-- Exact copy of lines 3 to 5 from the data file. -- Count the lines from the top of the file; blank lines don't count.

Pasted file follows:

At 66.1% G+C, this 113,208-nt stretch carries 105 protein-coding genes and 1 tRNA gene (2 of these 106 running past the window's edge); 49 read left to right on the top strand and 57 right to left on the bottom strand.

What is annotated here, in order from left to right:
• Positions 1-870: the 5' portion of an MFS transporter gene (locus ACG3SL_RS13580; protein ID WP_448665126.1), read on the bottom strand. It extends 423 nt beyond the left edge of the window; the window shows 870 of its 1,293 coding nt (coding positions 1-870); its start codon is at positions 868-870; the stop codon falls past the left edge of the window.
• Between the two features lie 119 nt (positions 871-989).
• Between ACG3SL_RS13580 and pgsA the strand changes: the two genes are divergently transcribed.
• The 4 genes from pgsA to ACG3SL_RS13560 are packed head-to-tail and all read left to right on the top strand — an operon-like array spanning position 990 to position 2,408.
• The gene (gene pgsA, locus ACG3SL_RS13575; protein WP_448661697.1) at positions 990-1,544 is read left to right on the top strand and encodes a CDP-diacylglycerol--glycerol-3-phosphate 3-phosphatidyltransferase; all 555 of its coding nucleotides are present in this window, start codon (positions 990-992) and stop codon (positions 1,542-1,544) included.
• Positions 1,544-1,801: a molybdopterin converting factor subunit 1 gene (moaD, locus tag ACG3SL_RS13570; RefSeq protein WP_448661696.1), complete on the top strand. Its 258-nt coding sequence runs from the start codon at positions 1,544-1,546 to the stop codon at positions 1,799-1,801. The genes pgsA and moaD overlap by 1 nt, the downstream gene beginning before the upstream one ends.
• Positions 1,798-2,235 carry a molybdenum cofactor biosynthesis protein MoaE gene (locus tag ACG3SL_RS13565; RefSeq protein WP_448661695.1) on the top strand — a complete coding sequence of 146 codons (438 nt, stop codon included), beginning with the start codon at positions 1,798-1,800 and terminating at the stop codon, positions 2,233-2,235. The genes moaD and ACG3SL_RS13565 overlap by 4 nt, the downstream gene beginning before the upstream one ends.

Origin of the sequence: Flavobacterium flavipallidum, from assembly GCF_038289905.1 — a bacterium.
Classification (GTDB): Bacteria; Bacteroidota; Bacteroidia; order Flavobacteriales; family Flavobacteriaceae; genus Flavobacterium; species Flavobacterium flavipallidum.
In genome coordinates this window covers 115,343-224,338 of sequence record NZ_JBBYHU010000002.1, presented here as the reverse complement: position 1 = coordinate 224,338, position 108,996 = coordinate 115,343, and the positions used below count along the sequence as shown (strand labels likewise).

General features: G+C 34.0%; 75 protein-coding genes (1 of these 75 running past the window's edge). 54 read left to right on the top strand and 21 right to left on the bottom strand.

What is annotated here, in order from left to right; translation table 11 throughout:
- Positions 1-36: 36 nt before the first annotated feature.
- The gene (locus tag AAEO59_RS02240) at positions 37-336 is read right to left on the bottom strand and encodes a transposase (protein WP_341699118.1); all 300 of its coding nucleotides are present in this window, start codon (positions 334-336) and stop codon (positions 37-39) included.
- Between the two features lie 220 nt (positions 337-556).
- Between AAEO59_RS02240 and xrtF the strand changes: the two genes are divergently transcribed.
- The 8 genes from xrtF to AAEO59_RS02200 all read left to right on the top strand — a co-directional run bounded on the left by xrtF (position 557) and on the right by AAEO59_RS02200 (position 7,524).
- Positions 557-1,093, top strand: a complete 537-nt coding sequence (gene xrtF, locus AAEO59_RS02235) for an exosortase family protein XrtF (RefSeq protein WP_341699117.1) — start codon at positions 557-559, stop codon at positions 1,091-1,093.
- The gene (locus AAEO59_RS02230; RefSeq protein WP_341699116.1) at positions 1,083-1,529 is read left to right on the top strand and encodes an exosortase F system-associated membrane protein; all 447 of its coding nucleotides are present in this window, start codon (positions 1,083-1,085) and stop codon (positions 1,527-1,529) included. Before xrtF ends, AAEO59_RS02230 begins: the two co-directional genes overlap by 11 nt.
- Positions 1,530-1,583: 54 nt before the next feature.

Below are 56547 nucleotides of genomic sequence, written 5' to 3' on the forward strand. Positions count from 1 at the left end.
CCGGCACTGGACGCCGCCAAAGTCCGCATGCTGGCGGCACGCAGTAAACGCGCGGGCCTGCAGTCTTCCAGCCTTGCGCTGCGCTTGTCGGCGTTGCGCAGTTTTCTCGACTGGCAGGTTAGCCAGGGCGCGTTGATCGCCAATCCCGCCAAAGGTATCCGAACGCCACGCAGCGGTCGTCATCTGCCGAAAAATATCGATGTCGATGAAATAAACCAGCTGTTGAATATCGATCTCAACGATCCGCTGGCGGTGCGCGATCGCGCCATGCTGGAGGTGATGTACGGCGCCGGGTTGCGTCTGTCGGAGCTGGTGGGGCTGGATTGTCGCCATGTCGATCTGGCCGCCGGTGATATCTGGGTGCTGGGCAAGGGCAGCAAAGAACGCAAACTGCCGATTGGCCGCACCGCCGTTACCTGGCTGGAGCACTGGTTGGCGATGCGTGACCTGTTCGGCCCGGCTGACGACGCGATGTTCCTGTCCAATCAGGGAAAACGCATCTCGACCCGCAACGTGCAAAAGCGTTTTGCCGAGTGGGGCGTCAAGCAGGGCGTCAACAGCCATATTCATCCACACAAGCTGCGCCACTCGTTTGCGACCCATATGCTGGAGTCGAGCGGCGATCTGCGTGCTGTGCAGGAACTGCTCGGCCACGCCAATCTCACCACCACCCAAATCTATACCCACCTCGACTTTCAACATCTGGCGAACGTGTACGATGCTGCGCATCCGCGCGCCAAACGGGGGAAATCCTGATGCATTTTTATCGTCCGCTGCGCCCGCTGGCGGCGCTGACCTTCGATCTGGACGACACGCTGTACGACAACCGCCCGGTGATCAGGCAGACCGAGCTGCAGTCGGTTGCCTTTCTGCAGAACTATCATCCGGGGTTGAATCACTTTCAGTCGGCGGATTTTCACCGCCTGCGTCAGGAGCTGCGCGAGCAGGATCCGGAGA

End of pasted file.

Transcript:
• Positions 1-870: the 5' portion of an MFS transporter gene (locus ACG3SL_RS13580; protein ID WP_448665126.1), read on the bottom strand. It extends 423 nt beyond the left edge of the window; the window shows 870 of its 1,293 coding nt (coding positions 1-870); its start codon is at positions 868-870; the stop codon falls past the left edge of the window.
• Between the two features lie 119 nt (positions 871-989).
• Between ACG3SL_RS13580 and pgsA the strand changes: the two genes are divergently transcribed.